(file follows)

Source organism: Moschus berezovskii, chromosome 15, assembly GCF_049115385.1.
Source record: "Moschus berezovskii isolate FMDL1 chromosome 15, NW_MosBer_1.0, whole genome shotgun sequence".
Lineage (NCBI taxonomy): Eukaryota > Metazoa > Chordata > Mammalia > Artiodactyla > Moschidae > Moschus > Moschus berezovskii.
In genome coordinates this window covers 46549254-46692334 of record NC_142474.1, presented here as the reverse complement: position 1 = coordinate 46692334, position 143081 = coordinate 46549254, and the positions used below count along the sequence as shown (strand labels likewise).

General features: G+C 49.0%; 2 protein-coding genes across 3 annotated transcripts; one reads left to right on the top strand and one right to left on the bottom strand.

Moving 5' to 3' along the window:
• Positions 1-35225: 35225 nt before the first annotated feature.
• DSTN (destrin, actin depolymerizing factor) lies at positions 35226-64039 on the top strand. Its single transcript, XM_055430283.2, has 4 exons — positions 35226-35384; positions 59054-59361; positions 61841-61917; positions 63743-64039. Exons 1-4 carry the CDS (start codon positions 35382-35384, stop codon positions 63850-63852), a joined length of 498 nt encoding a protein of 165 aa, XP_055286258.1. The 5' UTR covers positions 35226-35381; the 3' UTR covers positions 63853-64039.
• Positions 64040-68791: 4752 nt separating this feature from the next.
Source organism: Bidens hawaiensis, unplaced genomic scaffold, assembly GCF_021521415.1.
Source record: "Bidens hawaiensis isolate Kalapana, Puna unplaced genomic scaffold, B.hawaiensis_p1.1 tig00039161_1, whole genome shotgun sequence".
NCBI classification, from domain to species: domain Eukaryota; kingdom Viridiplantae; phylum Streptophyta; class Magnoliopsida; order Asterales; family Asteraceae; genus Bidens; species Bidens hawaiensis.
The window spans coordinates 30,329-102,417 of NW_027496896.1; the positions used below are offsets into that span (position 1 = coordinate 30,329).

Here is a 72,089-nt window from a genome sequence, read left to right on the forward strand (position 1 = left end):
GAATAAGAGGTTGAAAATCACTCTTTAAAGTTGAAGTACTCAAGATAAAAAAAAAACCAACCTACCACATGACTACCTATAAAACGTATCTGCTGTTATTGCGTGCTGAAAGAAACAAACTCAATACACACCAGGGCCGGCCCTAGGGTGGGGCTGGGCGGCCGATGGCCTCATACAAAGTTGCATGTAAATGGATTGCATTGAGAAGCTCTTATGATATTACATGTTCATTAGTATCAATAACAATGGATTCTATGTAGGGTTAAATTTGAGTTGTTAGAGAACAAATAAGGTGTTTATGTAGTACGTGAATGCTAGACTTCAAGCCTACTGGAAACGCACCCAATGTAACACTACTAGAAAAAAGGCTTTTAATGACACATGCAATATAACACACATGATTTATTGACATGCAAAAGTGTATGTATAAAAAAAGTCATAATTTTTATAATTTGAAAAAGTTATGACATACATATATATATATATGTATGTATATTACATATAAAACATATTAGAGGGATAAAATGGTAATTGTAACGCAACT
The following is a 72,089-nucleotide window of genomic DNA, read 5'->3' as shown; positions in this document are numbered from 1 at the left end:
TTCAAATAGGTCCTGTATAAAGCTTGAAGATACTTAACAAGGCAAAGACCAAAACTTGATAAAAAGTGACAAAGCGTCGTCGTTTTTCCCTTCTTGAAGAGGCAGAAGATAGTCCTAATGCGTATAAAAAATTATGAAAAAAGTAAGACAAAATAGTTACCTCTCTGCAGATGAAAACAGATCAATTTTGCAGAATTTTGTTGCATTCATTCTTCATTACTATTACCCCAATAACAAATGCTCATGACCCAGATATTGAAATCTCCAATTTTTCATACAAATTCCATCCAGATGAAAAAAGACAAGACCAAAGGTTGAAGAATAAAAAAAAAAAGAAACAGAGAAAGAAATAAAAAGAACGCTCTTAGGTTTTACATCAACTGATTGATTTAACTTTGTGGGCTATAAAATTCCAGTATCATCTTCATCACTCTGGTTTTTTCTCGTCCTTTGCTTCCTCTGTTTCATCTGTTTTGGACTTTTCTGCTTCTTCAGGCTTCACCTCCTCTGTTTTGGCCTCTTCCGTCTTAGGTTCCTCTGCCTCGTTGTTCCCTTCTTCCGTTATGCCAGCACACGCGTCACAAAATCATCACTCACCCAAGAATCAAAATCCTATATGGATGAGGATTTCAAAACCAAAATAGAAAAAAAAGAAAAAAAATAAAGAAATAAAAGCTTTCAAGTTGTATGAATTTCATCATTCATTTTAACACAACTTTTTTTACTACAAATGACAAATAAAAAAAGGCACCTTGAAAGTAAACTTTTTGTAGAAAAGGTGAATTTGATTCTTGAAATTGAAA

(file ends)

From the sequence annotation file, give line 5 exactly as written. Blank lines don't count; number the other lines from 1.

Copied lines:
General features: G+C 49.0%; 2 protein-coding genes across 3 annotated transcripts; one reads left to right on the top strand and one right to left on the bottom strand.